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Sublime Time

Band's success far from ridiculous

By Zack Stenz

IT STARTED OFF as just a joke," recalls Bud Gaugh, speaking over the phone from his Orange County home. The drummer for sublime, a Southern California-based reggae-punk band so sublime that they don't even bother with capital letters, is explaining why his band records on the mysterious Skunk Records label, and not with some better-known outfit.

"We were playing parties in L.A. back in '87 and '88, and we thought it'd look better if we were signed, so we called ourselves 'Skunk recording artists sublime' on our posters. Later, we actually started the label just to distribute our own record."

But eight years, 250,000 albums, and a surprise radio hit later, no one's laughing anymore. With an industriousness that belies the band's laid-back, "party on, dude" image, the members of sublime set out to self-distribute their debut album 40 Oz. to Freedom, recorded in 1992 for a little over $1,000. "The first 30,000 we sold from the trunks of our cars at shows," says Gaugh.

With the momentum built from the band's incessant touring and the flogging of its album to every record shop in sight, 40 Oz. to Freedom went on to become a cult classic and a necessary audio accompaniment to many a pot-fueled dorm party.

But if their album's success started the buzz surrounding sublime, the smash hit status achieved by their single "Date Rape" on radio stations across the nation made it louder than a swarm of angry killer bees. "It's strange, because that's one of our oldest songs," says Gaugh. "An intern at KROQ [L.A.'s influential, 'modern rock' station] kept telling the people there about it, and they finally started playing it. It became their most requested song ever, and it just went from there."

As a song, "Date Rape" matches a rollicking ska instrumental with a witty morality tale, evincing a pro-woman slant unusual for a party band from Orange County. Asked about the song's peculiarly feminist perspective, Gaugh replies: "I suppose it's just because I wouldn't like to be violated in the way the song describes. A lot of people took that song the wrong way, but you're right, it does have a very feminist message."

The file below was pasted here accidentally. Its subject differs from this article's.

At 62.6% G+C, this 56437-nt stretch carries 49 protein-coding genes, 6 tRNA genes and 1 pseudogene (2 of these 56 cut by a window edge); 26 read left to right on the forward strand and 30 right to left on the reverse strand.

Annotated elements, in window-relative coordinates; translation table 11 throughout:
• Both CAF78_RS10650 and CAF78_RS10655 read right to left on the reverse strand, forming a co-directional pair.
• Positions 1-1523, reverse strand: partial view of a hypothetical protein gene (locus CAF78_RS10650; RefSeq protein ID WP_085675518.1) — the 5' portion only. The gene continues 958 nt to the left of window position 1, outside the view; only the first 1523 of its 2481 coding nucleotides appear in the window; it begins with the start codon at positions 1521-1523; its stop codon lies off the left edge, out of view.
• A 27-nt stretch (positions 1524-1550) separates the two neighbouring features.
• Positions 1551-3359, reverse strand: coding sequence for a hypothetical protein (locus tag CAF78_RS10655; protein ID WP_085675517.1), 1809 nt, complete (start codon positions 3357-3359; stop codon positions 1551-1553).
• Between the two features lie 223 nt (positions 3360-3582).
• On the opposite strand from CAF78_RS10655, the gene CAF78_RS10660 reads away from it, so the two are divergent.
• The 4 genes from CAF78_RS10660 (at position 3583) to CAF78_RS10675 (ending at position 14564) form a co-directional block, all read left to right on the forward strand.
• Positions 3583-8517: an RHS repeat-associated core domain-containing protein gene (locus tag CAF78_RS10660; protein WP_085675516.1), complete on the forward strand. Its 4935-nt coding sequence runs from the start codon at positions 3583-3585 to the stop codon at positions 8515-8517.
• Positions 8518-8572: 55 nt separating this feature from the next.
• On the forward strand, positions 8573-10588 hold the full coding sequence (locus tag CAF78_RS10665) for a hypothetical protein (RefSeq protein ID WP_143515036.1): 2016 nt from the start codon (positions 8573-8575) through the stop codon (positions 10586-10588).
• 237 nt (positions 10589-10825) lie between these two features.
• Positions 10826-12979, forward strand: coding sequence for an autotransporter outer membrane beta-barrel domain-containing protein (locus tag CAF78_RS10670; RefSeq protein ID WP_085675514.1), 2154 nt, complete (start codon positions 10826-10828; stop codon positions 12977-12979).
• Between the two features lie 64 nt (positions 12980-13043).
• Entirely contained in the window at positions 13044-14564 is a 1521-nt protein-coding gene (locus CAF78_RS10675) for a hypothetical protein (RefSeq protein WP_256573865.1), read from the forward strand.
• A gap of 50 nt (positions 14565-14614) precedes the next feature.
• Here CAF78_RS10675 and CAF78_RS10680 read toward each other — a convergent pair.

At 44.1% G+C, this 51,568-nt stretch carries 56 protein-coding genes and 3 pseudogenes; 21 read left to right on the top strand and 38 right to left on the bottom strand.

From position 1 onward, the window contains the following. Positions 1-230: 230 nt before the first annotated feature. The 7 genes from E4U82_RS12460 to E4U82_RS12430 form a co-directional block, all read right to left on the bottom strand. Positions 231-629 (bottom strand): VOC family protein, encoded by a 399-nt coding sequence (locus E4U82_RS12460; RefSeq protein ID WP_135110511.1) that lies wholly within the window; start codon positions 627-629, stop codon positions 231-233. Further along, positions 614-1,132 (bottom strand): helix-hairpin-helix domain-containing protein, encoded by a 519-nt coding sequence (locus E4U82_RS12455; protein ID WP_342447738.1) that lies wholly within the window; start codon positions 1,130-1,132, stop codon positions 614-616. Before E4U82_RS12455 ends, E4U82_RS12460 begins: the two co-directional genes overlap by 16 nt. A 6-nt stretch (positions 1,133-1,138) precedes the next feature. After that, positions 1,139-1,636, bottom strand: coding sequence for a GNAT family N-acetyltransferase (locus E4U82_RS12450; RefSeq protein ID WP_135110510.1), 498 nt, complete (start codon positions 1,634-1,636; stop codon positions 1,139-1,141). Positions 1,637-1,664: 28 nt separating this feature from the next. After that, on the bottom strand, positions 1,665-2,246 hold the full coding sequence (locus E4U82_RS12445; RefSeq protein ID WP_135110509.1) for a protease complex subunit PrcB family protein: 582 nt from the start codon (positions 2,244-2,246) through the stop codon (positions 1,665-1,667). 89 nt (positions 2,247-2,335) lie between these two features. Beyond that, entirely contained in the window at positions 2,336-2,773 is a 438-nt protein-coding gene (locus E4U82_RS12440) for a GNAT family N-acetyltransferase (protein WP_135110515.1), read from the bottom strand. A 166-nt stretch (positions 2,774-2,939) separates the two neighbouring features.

For those who haven't heard "Date Rape," in it a young woman is assaulted by a handsome man she meets, then bashes his head with a rock and gets him arrested and sentenced to prison, where the rapist is forced to, er, take his own medicine. "You could say he gets it in the end," Gaugh snickers.

With the success of "Date Rape" kicking their careers into high gear, sublime's upcoming schedule looks to be a hectic one, with a new album nearing release, another one in the works, and the band hitting the road to play gigs first on the West Coast and then in Europe, opening for punk dynamos Pennywise.

In an age when giant corporate-owned record labels are rushing to sign every band with a body-pierced singer and "alternative" credibility, members of sublime are in no hurry to surrender their independence. "We'd really like to keep on putting out albums ourselves," says Gaugh. "I mean, we don't need to sell as many albums as Tupac Shakur. All we want is food on the table, a roof over our heads, and enough gas in our van so we can drive up and play a goddamn song for you all."


Sublime play their goddamn songs on Friday, May 24, at the Phoenix Theatre. Fillibuster and Ziggens open. 21 Washington St., Petaluma. 8 p.m. $12. 762-3566 or 762-3565.

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From the May 16-22, 1996 issue of the Sonoma Independent

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